A reconstruction of the skull of Australopithecus afarensis. (Credit: Wikimedia Commons)
1.2 to 4.4 million years ago was a happening time in human evolution. It’s when our evolutionary branch — the hominins — diversified into about a dozen species, collectively known as Australopiths.
The most famous of these creatures is Lucy, the partial skeleton of a roughly 3-foot-6-inch female discovered in the 1970s. But Lucy is just one of many Australopiths known to science. Ove ...read more
Stegosaur expert Susie Maidment of London’s Natural History Museum is studying rock strata in order to pin down the precise dates of dinosaur fossils from the Late Jurassic — the better to understand the biology and evolution of these ancient beasts. (Credit: Emily Osterloff/Natural History Museum)
At the base of a pale hill in the badlands of northeastern Wyoming, Susie Maidment hits her hammer against stone. She breaks off a fist-sized chunk, grabs a loose piece between her fing ...read more
By Molly Schools
This post is part of a collaboration between SciStarter and Career in STEM, in which writers spotlight different citizen science projects, interview project leaders about their careers, and create educational content for teachers and students. This series is available on the Science Connected, Career in STEM, SciStarter, and Discover Magazine blog platforms.
As the sun sinks low below the horizon and the crisp night air begins to descend, a miraculous sight can be seen i ...read more
It may sound like something out of science fiction, but scientists grew mini-brains in a lab with functional neural networks that can produce brain waves. (Credit: Shutterstock)
These pea-sized lumps of
cells don’t look like much, but they are mini-brains, also called brain
organoids, that were grown in a lab using human stem cells.
And for the first time,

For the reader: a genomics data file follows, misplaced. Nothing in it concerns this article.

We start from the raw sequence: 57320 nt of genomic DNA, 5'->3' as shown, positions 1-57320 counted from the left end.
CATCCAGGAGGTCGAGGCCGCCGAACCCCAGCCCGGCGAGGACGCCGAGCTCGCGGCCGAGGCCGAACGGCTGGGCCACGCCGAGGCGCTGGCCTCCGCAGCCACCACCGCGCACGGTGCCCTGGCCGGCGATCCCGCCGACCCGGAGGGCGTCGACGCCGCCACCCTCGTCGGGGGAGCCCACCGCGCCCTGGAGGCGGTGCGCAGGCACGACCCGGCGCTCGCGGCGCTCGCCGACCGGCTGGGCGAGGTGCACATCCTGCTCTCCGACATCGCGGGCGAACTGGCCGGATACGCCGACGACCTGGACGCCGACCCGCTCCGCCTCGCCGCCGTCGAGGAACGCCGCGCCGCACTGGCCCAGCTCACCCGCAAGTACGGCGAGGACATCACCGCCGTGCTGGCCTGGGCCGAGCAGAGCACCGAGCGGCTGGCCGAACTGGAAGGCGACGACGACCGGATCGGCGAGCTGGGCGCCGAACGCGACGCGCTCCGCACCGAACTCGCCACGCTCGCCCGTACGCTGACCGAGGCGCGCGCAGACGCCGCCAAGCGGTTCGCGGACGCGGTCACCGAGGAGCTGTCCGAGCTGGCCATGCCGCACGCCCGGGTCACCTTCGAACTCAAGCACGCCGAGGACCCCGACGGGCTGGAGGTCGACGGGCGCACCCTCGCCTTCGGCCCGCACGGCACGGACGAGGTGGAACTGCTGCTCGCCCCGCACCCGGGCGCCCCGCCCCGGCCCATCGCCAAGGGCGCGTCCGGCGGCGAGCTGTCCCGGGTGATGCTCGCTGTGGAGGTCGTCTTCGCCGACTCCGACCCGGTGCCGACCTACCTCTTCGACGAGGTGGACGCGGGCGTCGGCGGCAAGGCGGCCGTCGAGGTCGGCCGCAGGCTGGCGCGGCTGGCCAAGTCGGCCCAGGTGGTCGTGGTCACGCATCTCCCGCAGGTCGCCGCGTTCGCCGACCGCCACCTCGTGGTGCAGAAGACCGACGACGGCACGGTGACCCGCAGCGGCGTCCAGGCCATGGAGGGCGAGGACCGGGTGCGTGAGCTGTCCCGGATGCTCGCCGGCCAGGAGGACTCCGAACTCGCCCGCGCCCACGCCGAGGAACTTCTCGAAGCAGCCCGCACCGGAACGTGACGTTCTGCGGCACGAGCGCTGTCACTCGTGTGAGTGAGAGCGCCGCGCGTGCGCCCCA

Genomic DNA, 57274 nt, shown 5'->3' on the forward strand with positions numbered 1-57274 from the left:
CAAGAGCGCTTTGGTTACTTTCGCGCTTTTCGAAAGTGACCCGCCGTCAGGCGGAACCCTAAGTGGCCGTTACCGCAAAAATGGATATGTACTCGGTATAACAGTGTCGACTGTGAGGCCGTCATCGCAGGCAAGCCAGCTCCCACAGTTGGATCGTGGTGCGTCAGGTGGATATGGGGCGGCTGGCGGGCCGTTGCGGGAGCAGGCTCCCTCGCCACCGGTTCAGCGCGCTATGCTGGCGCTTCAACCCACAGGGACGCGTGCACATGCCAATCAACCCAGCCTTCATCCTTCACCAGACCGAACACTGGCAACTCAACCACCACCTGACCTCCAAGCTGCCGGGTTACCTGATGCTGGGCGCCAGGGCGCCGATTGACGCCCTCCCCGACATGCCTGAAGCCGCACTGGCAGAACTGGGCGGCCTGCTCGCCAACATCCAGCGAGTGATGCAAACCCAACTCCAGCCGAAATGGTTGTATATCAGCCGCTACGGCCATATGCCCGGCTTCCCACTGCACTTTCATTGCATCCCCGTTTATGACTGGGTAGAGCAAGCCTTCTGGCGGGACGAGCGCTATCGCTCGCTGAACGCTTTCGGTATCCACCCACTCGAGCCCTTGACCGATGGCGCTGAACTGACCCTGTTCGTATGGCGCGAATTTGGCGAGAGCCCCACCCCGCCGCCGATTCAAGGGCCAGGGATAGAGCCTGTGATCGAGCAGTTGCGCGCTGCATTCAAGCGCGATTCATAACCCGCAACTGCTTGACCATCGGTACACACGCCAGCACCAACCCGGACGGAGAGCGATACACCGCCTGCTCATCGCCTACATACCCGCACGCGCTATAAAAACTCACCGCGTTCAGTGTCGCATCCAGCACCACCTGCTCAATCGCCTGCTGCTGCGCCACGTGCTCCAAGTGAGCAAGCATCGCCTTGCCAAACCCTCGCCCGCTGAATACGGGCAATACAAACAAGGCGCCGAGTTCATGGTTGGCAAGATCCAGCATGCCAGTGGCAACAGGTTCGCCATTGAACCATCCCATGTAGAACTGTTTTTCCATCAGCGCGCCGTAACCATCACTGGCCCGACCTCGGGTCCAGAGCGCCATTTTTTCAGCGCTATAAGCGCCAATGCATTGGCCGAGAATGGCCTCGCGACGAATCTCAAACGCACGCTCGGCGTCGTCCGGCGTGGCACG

scientists have created mini-brains with humanlike neural networking capable of
producing brain waves similar to those observed ...read more
The Milky Way Galaxy, seen edge-on. (Credit: NASA)
Although it’s relatively nearby, the far side of the Milky
Way is one of the hardest parts of the observable universe to see. That means there
are still outstanding questions in astronomy as to what our galactic home
really looks like.
But a new study charting over 1,100 new stars on the Milky
Way’s distant side provides astronomers fresh insight into its architecture, allowing
us to better understand the shape of the galaxy we ...read more
A sampling of some of the scores of artifacts produced by First Americans at the Cooper's Ferry site in western Idaho. Dotted lines along some of the tools indicate patterns of wear. (Credit: Davis et al 2019)
Stone tools, charcoal and other artifacts from Cooper's Ferry, Idaho, are the latest evidence that the First Americans arrived more than 16,000 years ago — well before an overland route existed. It's looking more and more likely the first people arrived via a Pacific Coast route. ...read more
A new study into the genetics of same-sex attraction reveals how complex it is. (Credit: EpicStockMedia/Shutterstock)
In the largest study of its kind yet, researchers find no single gene influences whether a person engages in same-sex sexual behavior. Instead, like height, variations in many genes throughout the human genome contribute to sexual preference, researchers report Thursday in the journal Science. The work reiterates that there is a biological component to having a same- ...read more
An artist's illustration shows Earth from orbit. (Credit: Dima Zel/Shutterstock)
Our planet is getting warmer today, that's a fact. But, this isn't the hottest time in our planet's history — far from it, in fact. At various points, millions or billions of years ago, Earth was much more toasty than it is now.
One of the most notable hot flashes came 56 million years ago, during the Paleocene-Eocene Thermal Maximum, or PETM. It was a relatively brief period of rapid, abnormal warming. ...read more
This composite image of the cloud-covered planet Venus uses data from the Japanese probe Akatsuki. (Credit: Institute of Space and Astronautical Science/Japan Aerospace Exploration Agency)
swirls amidst the clouds of Venus.
The planet’s hot, harsh
atmosphere is thick with carbon dioxide and sulfuric acid. Atmospheric gases
circulate amid cloud layers according to patterns that scientists don’t fully
understand. And Venusian clouds also contain strange, dark ...read more
The robot snake in a model of human veins. (Credit: Kim et al., Sci. Robot. 4, eaax7329 (2019))
You probably didn’t picture the robots of the future to be slimy, magnetized snakes. But a hyper-flexible robot modeled after the legless reptiles and designed by researchers at MIT could make it easier to diagnose and treat blood clots, aneurysms and perform other small-scale procedures in the brain.
The device, less than a millimeter thick, was designed to crawl through the narrow, twis ...read more
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